Australia: ‘Pain in the arse’ gay rights activist sacked over car bumper threat

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A campaigner, who admits to being “a right pain in the arse”, has been sacked from a committee in the Australian state of Victoria after threatening to produce car bumper stickers mocking alleged inaction over LGBT bullying.

Rob Mitchell claims he was dismissed from the Gay, Lesbian, Bisexual, Transgender and Intersex Health and Wellbeing Ministerial Advisory Committee for “asking inconvenient questions” and criticising Victoria’s coalition government in a radio interview last month.

The Age reports during the interview, Mr Mitchell said he had struggled to get the committee to advance the Safe Schools coalition programme, which teaches students about same-sex relationships and guards against LGBT bullying.

He said working for the advisory group had been “mind numbing”.

Mr Mitchell also slammed State Premier Denis Napthine and Victoria’s Health Minister David Davis for their approach on tackling HIV transmission in Victoria, claiming their appearance at a Pride festival amounted to “window dressing of the worst sort” in order to gain votes.

The campaigner said that when the deputy chair of the committee, Associate Professor Ruth McNair, cancelled a meeting he had set up with the Department of Education in February to discuss the school programme, he then called the university where Professor McNair works to ask for her photograph so he could make a bumper sticker with it.

“He wanted my photo, said I was a load of crap, [he] wanted to put it on a bumper sticker and that I was undermining the health and wellbeing of young people,”  Professor McNair said on Tuesday.

“It was completely inappropriate. I didn’t respond of course because it’s not worth responding to that sort of behaviour. It’s just an example of the sort of lengths he will go to to make a point,” said the GP who works at Melbourne University.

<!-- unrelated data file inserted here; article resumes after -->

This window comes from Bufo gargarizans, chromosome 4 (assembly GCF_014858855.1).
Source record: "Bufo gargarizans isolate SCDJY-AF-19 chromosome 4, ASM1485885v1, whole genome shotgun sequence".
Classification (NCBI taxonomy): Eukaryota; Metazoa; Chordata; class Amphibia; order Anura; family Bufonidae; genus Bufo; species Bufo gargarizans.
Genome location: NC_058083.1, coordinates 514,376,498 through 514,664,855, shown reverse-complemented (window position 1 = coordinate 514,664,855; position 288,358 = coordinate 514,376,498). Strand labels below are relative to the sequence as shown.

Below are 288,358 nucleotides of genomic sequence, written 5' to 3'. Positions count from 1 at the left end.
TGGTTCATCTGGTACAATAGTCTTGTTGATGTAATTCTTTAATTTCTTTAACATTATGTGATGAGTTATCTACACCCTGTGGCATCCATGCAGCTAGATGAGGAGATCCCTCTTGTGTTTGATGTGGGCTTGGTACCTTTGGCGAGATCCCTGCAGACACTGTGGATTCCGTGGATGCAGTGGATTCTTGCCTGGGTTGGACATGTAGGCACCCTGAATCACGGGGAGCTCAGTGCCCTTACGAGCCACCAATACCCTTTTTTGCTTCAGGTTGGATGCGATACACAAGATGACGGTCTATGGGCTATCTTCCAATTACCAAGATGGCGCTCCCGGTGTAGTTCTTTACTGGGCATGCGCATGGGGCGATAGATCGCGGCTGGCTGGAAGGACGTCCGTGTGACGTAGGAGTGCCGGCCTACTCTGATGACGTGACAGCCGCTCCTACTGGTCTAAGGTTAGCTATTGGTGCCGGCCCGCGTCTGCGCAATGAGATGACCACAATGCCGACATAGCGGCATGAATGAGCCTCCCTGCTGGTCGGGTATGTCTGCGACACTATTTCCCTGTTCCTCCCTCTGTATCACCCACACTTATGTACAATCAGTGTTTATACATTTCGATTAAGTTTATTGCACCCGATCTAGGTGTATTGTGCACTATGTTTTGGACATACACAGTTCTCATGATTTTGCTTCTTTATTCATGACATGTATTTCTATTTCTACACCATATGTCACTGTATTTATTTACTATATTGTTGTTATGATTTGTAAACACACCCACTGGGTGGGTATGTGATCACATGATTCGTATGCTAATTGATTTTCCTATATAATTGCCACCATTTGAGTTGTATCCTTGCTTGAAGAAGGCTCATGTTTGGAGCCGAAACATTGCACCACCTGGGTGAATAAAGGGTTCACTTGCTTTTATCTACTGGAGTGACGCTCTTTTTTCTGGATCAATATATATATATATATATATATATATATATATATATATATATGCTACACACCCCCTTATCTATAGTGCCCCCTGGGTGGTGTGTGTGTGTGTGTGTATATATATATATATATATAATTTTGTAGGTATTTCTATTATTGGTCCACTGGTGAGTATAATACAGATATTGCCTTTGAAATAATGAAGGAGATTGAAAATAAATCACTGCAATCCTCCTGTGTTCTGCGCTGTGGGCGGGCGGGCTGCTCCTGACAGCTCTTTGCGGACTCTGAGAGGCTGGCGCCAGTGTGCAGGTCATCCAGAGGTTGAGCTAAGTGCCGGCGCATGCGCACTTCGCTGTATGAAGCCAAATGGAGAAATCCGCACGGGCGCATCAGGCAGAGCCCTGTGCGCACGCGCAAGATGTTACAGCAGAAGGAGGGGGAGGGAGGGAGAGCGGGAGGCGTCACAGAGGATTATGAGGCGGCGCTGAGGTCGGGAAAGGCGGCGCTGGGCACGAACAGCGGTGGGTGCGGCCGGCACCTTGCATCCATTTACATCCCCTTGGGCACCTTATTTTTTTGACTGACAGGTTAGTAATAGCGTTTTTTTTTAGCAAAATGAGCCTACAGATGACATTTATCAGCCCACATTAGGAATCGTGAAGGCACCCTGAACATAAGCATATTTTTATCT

Mr Mitchell said although he could be a “right pain in the arse” at times, he was frustrated that the committee had not followed its work plan.

He said the Safe Schools programme had only reached about 120 of Victoria’s 2,200 schools to date and that it required about 5 million AUD (£2.68m) a year to expand.

The campaigner said he did not call Professor McNair “crap”, but said her work had been “crap”.

Mr Mitchell denies accusations of aggression but said he could be rather “combative and straight to the point”.

“The only reason I’m frustrated is because I know this problem is fixable. It comes down to a lack of backbone,” he said.

A spokesman for Health Minister David Davis said: “The minister has carefully considered advice of the Department of Health, committee chair Mike Kennedy, deputy chair Ruth McNair, and the committee’s working group chairs, regarding Mr Mitchell’s membership and behaviour towards his colleagues on the committee and has determined that the termination of his membership is the best course of action so the committee can continue its important work on developing rigorous and expert advice to government regarding the health and wellbeing of GLBTI Victorians in a harmonious way.”